Use the right tool for the job" was the motto of my father, the woodworking hobbyist.
My mother, however, used the same cast-iron skillet to cook just about every meal.
I am their daughter, the gardener, and I don't think you can have too many garden tools, even if you find yourself using your garden knife for just about every job.
Since this is the time of year to take stock of garden hardware and draw up a spring shopping list, let me offer my list of essential garden tools.
Every gardener has a trowel and a pair of pruners. What follows are items that make the garden's toughest jobs easier.
* A garden cart. I recommend the Rubbermaid Roughneck lawn cart, which is available through Ace Hardware for about $100. Made of plastic, it is lighter and easier to maneuver than a wheelbarrow, and it can carry tools and a cold drink as well as soil, mulch or plant material. Perfect for spring cleanup, it can haul 4 cubic feet of debris out of the garden. Biggest advantage? Its hard plastic wheels never go flat.
* A mulch fork. It's like a pitchfork, but there are more tines and they are closer together. It is ideal for lifting mulch or compost into the garden, saving your back from all that bending. Ames makes one that costs about $40 and is available at many hardware stores. (I like to use a small broom to spread the mulch around the plants. That's a back-saver, too.)
* A perennial shovel. Otherwise known as a transplant spade, it has a long handle, like a shovel, but a small, sometimes-narrow head, allowing you to move your perennials without doing damage to their neighbors. Also, a square-headed shovel is essential for giving beds a fresh, sharp edge every spring. Each costs about $25 to $30 from various sources.
* Gardening knife. Also known as a "soil knife" or a "Hori Hori knife," it can be used for everything from opening bags and cutting twine to weeding and opening a small hole for planting. These knives usually have a straight edge and a serrated edge, and some models are marked at 1-inch intervals for measuring soil depth for planting. A.M. Leonard sells a very basic knife with a red handle, so it is easy to find in the garden, and a leather sheath for about $29 at amleo.com.
* A gardening-gear organizer. Something like a shoe bag for garden tools, it has lots of pockets and fabric-fastener straps, and it can hang over a door or attach to a wall. It is available from gardeners.com for $49.95. However, my friend Durant Bauersfeld swears by her magnetic strip - like the kind used for kitchen knives - for easy access and put-away. Lee Valley (leevalley.com) offers two sizes, 13 inches and 24 inches, for $13.90 and $19.50, respectively.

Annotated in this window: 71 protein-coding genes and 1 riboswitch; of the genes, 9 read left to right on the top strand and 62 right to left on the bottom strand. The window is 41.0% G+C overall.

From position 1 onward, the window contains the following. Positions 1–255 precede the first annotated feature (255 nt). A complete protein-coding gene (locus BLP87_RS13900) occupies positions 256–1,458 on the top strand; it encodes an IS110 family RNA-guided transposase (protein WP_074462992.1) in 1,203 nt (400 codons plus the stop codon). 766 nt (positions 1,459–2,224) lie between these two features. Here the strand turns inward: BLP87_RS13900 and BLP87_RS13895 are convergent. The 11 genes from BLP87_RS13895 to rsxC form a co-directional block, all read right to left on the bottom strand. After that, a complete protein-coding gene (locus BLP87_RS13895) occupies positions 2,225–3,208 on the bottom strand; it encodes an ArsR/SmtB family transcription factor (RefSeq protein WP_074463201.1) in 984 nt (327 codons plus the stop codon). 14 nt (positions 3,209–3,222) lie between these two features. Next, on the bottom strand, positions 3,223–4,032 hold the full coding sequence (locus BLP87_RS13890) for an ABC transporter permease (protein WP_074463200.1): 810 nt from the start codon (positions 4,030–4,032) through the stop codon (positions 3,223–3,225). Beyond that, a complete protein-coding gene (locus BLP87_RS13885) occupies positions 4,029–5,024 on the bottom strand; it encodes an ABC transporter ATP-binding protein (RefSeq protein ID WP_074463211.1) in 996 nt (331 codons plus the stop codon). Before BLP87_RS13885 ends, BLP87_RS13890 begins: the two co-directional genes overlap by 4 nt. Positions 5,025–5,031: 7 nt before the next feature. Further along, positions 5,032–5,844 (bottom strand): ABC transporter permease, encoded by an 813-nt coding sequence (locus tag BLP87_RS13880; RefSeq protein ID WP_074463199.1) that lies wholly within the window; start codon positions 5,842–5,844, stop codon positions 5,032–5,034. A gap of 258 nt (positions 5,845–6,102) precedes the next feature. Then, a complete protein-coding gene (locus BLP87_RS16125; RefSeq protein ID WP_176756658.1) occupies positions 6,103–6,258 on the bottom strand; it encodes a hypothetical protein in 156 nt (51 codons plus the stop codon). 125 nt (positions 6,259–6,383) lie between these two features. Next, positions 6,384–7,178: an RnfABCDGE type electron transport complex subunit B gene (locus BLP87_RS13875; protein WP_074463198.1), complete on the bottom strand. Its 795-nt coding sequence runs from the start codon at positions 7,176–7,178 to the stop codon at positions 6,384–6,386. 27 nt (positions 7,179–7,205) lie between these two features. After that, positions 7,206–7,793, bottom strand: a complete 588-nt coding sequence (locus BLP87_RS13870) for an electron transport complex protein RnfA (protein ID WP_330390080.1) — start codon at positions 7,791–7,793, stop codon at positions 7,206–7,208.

* Garden kneeler. Gardening can be tough on the knees. This handy aid not only cushions the knees, but the frame allows you to get up and down more easily. Flip it over and it becomes a seat. I bought mine at gardeners.com, where it sells for $34.95.
* Pruner holster. You can't call yourself a gardener until you own a pair of Felco pruners. But it is the leather holster that means you never have to be in the garden without them. About $12.
* Rain barrel. Mine sits on the deck, where a sawed-off downspout fills it and a hose allows me to draw the water off into a watering can. It is an accessible source of water for all the planters on my deck, but it also makes me feel like a better person. If I was a really good person, I would have four of them, collecting rainwater from every corner of my roof. Expect to spend more than $100, unless your local government distributes them for free.
* Gloves. The search for the perfect pair of gardening gloves goes on. We want protection, breathability, durability and machine-washability. The colorful Atlas garden gloves, style 370, meet all those criteria and are now available even at grocery stores for about $4 a pair.
* EasyBloom plant sensor. I haven't gotten one yet, and I may not be able to bring myself to spend the $60 it costs, but it was featured on the Today Show as a gadget that actually works. This in-ground sensor reads and analyzes growing conditions in any spot inside the house or in the yard, measuring sunlight, temperature, humidity, soil moisture and drainage.
After 24 hours, you plug it into a computer USB port and the readings will produce a list of recommended plants from a database of 5,000. It is also supposed to help diagnose the problems of sickly or poor-performing plants.
I think my father might say that's the right tool for the job.